Oleg Kadyrov always makes an extra effort when he’s at work – while he’s out on his day job installing satellite dishes, Oleg also distributes leaflets about on HIV and drug addiction.
“Most people have heard about HIV from Russian satellite TV channels,“ says Oleg, 39, from Abadan near Ashgabat. “But they pay much more attention to the Red Crescent’s leaflets.”
Oleg first heard about the Turkmemistan Red Crescent's HIV programme from one of his colleagues, a former drug user.
“We have a lot of drug addicts, so I decided to use my job as a way to spread information about drug abuse,” he says. ”The majority of HIV transmissions come from injecting drugs.”
Understanding the risks
The British Red Cross and the Turkmenistan Red Crescent have worked together on HIV prevention issues since 2002. The Red Crescent has made a big impact on the HIV awareness levels of all parts of Turkmen society, from senior government officials to sex workers and drug users.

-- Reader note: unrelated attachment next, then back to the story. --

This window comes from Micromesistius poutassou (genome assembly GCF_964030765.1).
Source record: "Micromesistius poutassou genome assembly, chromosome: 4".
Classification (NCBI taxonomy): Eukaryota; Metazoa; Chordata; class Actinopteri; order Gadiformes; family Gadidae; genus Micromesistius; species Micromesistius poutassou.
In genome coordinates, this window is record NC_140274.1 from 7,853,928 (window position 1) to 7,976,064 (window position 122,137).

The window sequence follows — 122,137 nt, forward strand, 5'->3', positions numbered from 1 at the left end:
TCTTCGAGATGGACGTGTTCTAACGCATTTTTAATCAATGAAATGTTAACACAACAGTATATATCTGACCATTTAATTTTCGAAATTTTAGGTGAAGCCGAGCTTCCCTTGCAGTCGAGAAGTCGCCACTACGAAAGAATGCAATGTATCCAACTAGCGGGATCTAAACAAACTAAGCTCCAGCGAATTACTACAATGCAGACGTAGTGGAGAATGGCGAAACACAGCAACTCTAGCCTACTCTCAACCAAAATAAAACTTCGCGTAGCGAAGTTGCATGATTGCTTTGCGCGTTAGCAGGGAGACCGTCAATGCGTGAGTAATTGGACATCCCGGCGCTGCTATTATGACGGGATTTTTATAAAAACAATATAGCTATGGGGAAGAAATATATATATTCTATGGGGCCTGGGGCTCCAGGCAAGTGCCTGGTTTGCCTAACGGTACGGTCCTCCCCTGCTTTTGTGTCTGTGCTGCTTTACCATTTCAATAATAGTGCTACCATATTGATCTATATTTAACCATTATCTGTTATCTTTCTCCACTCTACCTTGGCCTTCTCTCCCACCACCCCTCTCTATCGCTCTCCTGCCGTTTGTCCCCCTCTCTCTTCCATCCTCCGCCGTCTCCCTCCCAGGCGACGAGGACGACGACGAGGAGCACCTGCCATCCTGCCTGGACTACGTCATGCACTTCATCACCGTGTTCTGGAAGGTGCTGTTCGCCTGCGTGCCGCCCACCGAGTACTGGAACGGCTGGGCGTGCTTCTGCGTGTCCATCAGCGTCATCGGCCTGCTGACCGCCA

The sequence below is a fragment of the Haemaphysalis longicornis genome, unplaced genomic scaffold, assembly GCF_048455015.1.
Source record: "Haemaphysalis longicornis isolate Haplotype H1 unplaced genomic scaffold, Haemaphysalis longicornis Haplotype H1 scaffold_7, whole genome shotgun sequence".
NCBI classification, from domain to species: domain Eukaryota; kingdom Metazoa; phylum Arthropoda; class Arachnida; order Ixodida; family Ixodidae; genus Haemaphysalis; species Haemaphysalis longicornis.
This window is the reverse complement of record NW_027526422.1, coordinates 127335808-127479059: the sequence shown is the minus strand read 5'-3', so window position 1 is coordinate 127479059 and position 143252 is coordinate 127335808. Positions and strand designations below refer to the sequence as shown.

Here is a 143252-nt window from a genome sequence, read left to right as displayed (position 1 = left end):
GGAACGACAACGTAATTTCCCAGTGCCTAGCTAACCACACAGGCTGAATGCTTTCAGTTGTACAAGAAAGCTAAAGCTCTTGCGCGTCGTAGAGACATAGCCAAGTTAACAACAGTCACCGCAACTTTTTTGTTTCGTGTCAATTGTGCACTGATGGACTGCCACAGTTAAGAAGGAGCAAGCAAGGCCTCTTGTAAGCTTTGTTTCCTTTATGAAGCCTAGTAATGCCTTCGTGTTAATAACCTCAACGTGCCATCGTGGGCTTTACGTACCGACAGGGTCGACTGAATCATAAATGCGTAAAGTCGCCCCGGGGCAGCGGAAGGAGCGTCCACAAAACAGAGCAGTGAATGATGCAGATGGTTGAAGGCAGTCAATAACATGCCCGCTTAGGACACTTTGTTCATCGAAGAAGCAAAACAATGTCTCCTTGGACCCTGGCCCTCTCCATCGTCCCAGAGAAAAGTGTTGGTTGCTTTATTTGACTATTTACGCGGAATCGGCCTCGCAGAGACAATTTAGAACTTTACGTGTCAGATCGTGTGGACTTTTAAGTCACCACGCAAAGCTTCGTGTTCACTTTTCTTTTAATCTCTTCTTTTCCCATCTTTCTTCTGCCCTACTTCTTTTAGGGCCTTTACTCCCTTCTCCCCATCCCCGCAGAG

The hardest part of the job is to getting people to listen, Oleg says. “At first people don’t pay much attention, but they listen up once they realise how important it is. If just one out of ten people understands the risks of drug use and how to avoid HIV, then that’s a great achievement for me.”
What motivates Oleg to volunteer? “The more healthy people there are, the healthier the country will be,” he says. “The less disease that is around, the less risk there is for everyone.”